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Eric Church gets ready for Michigan gig with special T-shirt

Tuesday, September 4, 2007 – Nothing personal Eric Church fans going to the concert this Friday in Flint, Mich., but don't be surprised if the singer wears the T-shirt of his alma mater.

And that may be bring a frown to the face of those attending the show because Church will be sporting a shirt from his alma mater, Appalachian State, owner of one of the hugest upsets in college football history when the Boone, N.C. school upset then number five ranked Michigan 34-32.

"We had a day off in Oklahoma City, and we had to park the bus in an Applebee's parking lot beside the hotel," Church said. "I had to wake the bus driver up to move the bus for better satellite reception, and I was surprised to see that Appalachian was in the game. This was around halftime...then I got to see what I think was not only the greatest upset in college football history, but the greatest game in college football history."

"I would like to apologize to the patrons of the Oklahoma City Applebee's because when the Mountaineers blocked that kick, I blacked out, ran off the bus, and ran around the restaurant parking lot yelling at the top of my lungs," said Church to the final play of the game where Appalachian State blocked a game-winning field goal.

"I would also like to apologize in advance for the Appalachian State t-shirt I'll be wearing onstage Friday night at my gig in Flint, Mich. It's not personal - please don't throw things at us."

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Mr. Misunderstood CD review - Mr. Misunderstood
When listeners were introduced to Eric Church on his debut, they heard an artist who could balance strong song writing with a bit of a rebellious edge to the music. The surprise release of his latest continues that tradition, being quietly released to his fan club before even being officially announced. The music, written and recorded over a short period of time with an unheard of fast turnaround, has a raw edge that bridges the gap between radio friendly country music with the more rugged sound »»»
The Outsiders CD review - The Outsiders
Eric Church looks to take no prisoners on his big and bold - sometimes very dark - sounding fourth studio release. He makes that crystal clear on the cover where he stands flanked by his backing quintet, looking tough, menacing, ready for a rumble with arms hanging down, hiding behind sunglasses. These guys are ready to roll. As in rock and roll, which Church et al cook up with the lead-off title track, an out-and-out rocker with Church laying down his outside the lines credentials. »»»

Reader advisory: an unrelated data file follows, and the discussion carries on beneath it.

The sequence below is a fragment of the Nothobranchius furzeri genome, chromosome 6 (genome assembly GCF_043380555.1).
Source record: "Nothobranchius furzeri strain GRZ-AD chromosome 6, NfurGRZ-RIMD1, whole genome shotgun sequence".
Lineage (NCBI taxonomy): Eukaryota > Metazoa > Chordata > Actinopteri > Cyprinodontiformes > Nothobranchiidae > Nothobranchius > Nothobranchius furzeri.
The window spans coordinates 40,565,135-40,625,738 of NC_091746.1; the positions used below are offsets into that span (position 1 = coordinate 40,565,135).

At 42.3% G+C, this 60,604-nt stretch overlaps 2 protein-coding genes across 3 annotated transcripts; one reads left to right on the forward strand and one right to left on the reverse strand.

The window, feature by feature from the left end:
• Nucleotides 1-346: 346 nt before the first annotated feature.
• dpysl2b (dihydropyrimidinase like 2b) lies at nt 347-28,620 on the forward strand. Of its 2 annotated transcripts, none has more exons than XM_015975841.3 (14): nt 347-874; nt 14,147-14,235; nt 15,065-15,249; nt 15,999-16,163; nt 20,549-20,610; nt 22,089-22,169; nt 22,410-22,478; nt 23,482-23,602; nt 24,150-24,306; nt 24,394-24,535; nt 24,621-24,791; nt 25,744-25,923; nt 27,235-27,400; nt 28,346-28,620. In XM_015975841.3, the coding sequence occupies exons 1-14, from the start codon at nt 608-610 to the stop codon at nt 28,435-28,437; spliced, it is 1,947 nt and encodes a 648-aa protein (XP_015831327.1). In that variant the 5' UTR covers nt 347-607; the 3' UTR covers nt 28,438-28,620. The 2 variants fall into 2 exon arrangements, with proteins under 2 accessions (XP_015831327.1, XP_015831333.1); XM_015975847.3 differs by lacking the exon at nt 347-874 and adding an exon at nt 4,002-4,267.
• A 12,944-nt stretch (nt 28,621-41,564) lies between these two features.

Caught in the Act: Live CD review - Caught in the Act: Live
"God send a country music Jesus to save us all," sings Eric Church on this new collection of live recordings, but he's not talking about himself. Church may be a country music hit maker but he's not exactly traditional-sounding; there are times here where the band is rocking hard enough that it's closer to AC/DC than anything remotely 'country.' Church's big hit Springsteen is here, of course, closing the album and including a cleverly placed snippet of an »»»
Editorial: Walking the talk – When names like Hank Williams, Johnny Cash, Waylon and the Hag are invoked, you're talking hard core country. These are the touchstones of country , the guys who made country music what it was and still is (or maybe can be). When these folks would sing about being down-and-out and the rough-and-tumble, they knew of what they were singing about. Fast forward a few years to the country singers of today. »»»
Concert Review: The Jayhawks remain in top form – It's usually a good time to catch a band right after they've released one of their better albums, and "Paging Mr. Proust" is one of The Jayhawks' best. Comprised of smart songs, which consistently put lead singer Gary Louris' engaging vibrato to proper use and instrumental textures that oftentimes stretch the Minnesota act... »»»
Concert Review: Alabama Shakes, Elvis celebrate music – Donald Trump was nowhere to be seen at the final day of the Newport Folk Festival, but that didn't mean he was ignored. Maybe it was the political roots of folk music. The Republican presidential candidate was mentioned at least three times - all by foreign musicians - during the finale. No one exactly endorsed his candidacy either.... »»»
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